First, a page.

The overwhelming majority of Labour Party members and Labour voters voted to remain in the EU. According to polls the majority of Labour members support an exit terms referendum.
Labour’s Conference in September took this discussion forward. A composite motion moved by the TSSA was agreed which included the following text: ‘Conference… believes that unless the final settlement proves to be acceptable then the option of retaining EU membership should be retained. The final settlement should therefore be subject to approval, through Parliament and potentially through a general election, or a referendum.’
So the party’s conference policy is that the exit terms should be subjected to a parliamentary vote, general election or referendum. If Labour campaigns for this policy it will make more difficult for the Tories to pursue a hard-Brexit.
After the conference policy was agreed, Labour’s NEC issued a statement that said: ‘Conference policy on Brexit has been misinterpreted in some reports as committing Labour to a second referendum on UK membership for the EU, so for the avoidance of doubt we want to make clear that it is not our policy. We have called for the government to be transparent and inclusive in their process and to respect rights at work and other protections that the EU provided. Those issues will be our focus in holding the Tory government to account.’
That the NEC issued such a statement suggests there is a struggle within Labour over its line on Brexit.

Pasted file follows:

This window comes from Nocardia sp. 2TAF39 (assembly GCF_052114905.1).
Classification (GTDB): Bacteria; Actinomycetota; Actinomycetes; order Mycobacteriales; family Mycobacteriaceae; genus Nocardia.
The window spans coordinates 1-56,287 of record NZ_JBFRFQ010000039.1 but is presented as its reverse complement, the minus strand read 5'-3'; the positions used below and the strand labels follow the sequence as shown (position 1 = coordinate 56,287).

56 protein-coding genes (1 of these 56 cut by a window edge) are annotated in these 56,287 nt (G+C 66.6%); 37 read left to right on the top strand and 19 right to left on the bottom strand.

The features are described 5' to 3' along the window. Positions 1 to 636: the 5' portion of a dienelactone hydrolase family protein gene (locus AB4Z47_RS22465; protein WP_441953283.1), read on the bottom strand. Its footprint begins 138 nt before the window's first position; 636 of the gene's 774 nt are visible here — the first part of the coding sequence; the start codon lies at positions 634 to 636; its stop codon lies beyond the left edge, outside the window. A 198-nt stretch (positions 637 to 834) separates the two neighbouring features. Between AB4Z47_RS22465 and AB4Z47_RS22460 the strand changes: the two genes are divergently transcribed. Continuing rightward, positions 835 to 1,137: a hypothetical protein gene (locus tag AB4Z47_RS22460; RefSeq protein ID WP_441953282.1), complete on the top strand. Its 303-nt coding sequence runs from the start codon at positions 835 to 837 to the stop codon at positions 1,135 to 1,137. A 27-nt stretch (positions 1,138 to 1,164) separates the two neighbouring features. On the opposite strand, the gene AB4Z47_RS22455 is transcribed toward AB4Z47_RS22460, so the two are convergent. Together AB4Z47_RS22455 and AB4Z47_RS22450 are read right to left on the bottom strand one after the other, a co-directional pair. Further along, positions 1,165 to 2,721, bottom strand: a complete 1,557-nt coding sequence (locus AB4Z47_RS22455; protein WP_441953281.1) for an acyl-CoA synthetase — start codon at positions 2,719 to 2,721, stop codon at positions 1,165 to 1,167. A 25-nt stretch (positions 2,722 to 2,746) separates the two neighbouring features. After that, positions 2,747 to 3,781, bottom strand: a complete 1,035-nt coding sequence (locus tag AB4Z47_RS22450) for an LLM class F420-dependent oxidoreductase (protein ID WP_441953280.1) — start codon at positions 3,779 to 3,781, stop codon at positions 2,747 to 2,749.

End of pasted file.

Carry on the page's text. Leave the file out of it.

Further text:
Labour has stepped up its fight against the Tories’ Brexit agenda. Jeremy Corbyn and John McDonnell oppose leaving the Single Market. Corbyn in his speech to Labour Party Conference confronted Brexit’s racism by clearly stating that migrants do not drive down wages. John McDonnell is attacking the Tories’ scapegoating of migrants.
The Tories have no mandate for a hard Brexit. Labour should vote against Theresa May’s Great Repeal Bill to overturn the 1972 European Communities Act and also oppose the UK leaving the jurisdiction of the European Court of Justice.
The issue of Brexit is the single most important question likely to dominate British politics for the foreseeable future. The Tory Government is set on a course which will seriously damage living standards and has stepped up its racist offensive to distract from that. Labour needs to oppose both aspects of this Tory policy. Labour must stand for raising living standards and opposing racism. In this context that means fighting for membership of the Single Market including freedom of movement, preferably within the EU, and fighting for the maximum possible in terms of the defending the interests of the working class and the oppressed.